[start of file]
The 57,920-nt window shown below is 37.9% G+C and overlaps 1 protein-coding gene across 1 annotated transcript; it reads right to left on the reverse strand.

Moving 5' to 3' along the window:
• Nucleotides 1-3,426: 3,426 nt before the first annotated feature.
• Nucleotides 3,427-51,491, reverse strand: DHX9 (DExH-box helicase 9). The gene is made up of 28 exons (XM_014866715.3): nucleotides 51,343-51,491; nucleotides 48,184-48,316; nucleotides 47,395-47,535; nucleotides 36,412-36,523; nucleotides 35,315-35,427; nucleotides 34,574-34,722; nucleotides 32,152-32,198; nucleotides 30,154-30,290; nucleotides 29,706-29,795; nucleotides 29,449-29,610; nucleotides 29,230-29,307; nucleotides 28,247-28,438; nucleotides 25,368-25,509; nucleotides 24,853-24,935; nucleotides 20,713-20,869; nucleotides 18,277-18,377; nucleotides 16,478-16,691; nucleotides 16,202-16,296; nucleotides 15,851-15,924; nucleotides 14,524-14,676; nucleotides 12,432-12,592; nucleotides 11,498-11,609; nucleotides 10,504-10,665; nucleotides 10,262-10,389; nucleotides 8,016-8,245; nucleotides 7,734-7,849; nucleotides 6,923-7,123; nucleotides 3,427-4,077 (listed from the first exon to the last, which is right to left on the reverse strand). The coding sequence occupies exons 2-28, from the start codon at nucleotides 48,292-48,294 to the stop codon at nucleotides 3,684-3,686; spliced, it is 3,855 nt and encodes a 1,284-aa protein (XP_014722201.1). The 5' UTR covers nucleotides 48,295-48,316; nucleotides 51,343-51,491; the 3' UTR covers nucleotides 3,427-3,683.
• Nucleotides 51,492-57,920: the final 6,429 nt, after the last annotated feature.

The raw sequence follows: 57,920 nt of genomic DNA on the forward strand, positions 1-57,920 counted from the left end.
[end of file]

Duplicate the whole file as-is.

The 57,920-nt window shown below is 37.9% G+C and overlaps 1 protein-coding gene across 1 annotated transcript; it reads right to left on the reverse strand.

Moving 5' to 3' along the window:
• Nucleotides 1-3,426: 3,426 nt before the first annotated feature.
• Nucleotides 3,427-51,491, reverse strand: DHX9 (DExH-box helicase 9). The gene is made up of 28 exons (XM_014866715.3): nucleotides 51,343-51,491; nucleotides 48,184-48,316; nucleotides 47,395-47,535; nucleotides 36,412-36,523; nucleotides 35,315-35,427; nucleotides 34,574-34,722; nucleotides 32,152-32,198; nucleotides 30,154-30,290; nucleotides 29,706-29,795; nucleotides 29,449-29,610; nucleotides 29,230-29,307; nucleotides 28,247-28,438; nucleotides 25,368-25,509; nucleotides 24,853-24,935; nucleotides 20,713-20,869; nucleotides 18,277-18,377; nucleotides 16,478-16,691; nucleotides 16,202-16,296; nucleotides 15,851-15,924; nucleotides 14,524-14,676; nucleotides 12,432-12,592; nucleotides 11,498-11,609; nucleotides 10,504-10,665; nucleotides 10,262-10,389; nucleotides 8,016-8,245; nucleotides 7,734-7,849; nucleotides 6,923-7,123; nucleotides 3,427-4,077 (listed from the first exon to the last, which is right to left on the reverse strand). The coding sequence occupies exons 2-28, from the start codon at nucleotides 48,292-48,294 to the stop codon at nucleotides 3,684-3,686; spliced, it is 3,855 nt and encodes a 1,284-aa protein (XP_014722201.1). The 5' UTR covers nucleotides 48,295-48,316; nucleotides 51,343-51,491; the 3' UTR covers nucleotides 3,427-3,683.
• Nucleotides 51,492-57,920: the final 6,429 nt, after the last annotated feature.

The raw sequence follows: 57,920 nt of genomic DNA on the forward strand, positions 1-57,920 counted from the left end.